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Feds warn employers of lawsuits over background checks of the Protected Class.


For many employers, a criminal background check is a no-brainer when hiring workers — especially those handling money or with safety responsibilities.
Employers don’t want embezzlers cooking their financial books, thieves working the cash register or drug offenders working the pharmacy.
But the federal government is now warning employers that background checks could run afoul of anti-discrimination laws if they use the checks the wrong way. That could result in lawsuits brought by employees and prospective employees who claim some sort of discrimination.
The U.S. Equal Employment Opportunity Commission    issued some guidelines for employers today regarding the use of criminal background checks.
The EEOC said employers can get into legal trouble if they use background checks as the basis for not hiring a protected class of workers.
Protected Class: The groups protected from the employment discrimination by law. These groups include men and women on the basis of sex; any group which shares a common race, religion, color, or national origin; people over 40; and people with physical or mental handicaps. Every U.S. citizen is a member of some protected class, and is entitled to the benefits of EEO law. However, the EEO laws were passed to correct a history of unfavorable treatment of women and minority group members.

Be prepared to explain your

reasonable rationale for firing

protected-class worker

Recent case: Charlie Heard, who is black, was terminated from his job as head wrestling coach at Waynesburg University. He sued for race discrimination.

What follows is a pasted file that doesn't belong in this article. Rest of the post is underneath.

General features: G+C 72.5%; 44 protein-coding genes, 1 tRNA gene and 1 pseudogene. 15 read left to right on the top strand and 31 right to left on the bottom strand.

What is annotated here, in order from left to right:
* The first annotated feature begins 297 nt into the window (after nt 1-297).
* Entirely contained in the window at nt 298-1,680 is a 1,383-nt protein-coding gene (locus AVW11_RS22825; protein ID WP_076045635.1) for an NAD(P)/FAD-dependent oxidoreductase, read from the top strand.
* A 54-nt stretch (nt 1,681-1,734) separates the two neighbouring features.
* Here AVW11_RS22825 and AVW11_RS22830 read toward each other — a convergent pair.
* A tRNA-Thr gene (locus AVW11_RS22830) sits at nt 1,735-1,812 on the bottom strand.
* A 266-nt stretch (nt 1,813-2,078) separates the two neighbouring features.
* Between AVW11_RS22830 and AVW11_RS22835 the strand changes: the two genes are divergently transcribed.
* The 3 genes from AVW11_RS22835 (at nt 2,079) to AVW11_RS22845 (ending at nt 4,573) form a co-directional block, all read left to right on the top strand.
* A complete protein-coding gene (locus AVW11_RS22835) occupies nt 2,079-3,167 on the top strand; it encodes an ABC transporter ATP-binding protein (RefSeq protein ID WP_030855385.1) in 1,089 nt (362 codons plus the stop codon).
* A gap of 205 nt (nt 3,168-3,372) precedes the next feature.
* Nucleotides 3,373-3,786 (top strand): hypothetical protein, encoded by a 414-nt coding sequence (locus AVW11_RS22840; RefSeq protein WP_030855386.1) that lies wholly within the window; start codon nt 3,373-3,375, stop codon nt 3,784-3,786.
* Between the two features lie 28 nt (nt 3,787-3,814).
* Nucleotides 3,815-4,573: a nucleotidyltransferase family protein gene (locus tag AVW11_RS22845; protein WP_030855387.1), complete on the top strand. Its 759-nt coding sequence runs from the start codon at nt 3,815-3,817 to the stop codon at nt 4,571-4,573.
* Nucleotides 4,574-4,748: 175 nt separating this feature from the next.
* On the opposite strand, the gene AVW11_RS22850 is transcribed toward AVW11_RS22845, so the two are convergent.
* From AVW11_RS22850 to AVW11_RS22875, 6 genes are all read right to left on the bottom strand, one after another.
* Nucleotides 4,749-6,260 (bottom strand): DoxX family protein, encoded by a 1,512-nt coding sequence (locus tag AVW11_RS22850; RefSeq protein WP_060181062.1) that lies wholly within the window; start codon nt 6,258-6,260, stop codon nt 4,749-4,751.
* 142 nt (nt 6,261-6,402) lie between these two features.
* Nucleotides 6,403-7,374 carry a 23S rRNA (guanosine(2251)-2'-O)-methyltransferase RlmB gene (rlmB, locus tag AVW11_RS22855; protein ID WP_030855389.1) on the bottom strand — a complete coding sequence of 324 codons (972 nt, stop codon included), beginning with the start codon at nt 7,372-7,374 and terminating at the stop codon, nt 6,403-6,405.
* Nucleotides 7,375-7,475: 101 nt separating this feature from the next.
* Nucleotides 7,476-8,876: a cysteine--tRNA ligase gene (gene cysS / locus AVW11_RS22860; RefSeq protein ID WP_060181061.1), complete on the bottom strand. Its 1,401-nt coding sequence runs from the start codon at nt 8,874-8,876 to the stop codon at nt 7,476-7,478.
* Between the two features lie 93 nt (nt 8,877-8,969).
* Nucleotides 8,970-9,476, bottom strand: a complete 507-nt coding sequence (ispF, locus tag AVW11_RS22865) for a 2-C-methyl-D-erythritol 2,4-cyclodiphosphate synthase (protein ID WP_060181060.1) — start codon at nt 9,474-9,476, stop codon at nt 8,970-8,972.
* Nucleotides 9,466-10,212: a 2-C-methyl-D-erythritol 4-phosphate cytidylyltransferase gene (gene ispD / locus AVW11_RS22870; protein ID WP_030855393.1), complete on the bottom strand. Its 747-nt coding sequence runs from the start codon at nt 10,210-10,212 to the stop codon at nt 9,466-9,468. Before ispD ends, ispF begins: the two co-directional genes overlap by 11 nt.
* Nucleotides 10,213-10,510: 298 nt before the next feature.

The trial court agreed that Heard had shown he was fired under circumstances indicating race may have played a part—that is, he was the only black coach and the only one fired.
But the court then looked at the university’s rationale. The university explained that it fired Heard because he got into an altercation with a student athlete and actually hit the wrestler. That trumped any apparent discrimination.
The EEOC warns employers that arrest records are different from records showing criminal convictions.
The federal agency also noted that minorities are more likely to have been in jail than whites, and employers need to make sure they have consistent hiring policies for various races and other backgrounds.
“About one in 17 white men are expected to serve time in prison during their lifetime. By contrast, this rate climbs to one in six for Hispanic men and to one in three for African American men,” according to the EEOC’s ruling and official guidance on the matter.
The federal agency — which will sue employers on workers’ behalf in discrimination and retaliation cases —more at source
The many peoples with origins in Europe, North Africa, or the Middle East make up the dominant white population. Of course, many more minority groups can be identified in the American population. However, they are not classified separately as minorities under EEO law. It should be noted that women are not classified as a minority. However, they have experienced the same kind of systematic exclusion from the economy as the various minorities. Thus, they are considered as having “minority status” as far as the law is concerned.

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